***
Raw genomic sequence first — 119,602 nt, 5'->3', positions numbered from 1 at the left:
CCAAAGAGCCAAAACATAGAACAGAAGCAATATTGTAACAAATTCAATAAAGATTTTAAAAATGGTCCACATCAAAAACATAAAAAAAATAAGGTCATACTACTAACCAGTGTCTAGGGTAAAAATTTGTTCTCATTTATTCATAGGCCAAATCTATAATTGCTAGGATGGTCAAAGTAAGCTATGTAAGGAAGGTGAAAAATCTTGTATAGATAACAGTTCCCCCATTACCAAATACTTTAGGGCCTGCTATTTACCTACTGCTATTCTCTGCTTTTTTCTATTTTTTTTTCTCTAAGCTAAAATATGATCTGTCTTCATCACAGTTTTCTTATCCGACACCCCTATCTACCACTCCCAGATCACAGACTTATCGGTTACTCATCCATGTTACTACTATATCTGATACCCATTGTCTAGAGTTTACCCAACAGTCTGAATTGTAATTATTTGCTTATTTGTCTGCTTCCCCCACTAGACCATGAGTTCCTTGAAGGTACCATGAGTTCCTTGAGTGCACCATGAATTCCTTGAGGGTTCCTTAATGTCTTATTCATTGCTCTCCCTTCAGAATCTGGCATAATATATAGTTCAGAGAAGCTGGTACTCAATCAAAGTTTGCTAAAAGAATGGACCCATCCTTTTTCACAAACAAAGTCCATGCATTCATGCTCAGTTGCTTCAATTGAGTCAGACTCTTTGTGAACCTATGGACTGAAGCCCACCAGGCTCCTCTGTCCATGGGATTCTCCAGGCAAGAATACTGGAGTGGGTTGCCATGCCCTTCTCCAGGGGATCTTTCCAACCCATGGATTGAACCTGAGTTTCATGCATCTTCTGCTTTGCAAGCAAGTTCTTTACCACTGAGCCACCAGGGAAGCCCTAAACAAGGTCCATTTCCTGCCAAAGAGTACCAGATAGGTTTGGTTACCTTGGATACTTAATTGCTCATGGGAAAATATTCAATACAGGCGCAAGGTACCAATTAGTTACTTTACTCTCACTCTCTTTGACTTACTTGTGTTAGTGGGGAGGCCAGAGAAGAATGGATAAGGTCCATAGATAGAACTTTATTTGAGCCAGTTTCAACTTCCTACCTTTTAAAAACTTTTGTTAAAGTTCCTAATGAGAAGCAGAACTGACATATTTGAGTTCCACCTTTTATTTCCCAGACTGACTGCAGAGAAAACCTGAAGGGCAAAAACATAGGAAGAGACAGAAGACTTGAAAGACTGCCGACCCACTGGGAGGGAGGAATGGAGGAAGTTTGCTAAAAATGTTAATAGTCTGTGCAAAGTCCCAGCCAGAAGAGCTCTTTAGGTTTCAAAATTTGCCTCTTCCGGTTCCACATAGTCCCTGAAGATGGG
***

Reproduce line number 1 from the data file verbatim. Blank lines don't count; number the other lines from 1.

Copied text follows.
Raw genomic sequence first — 119,602 nt, 5'->3', positions numbered from 1 at the left: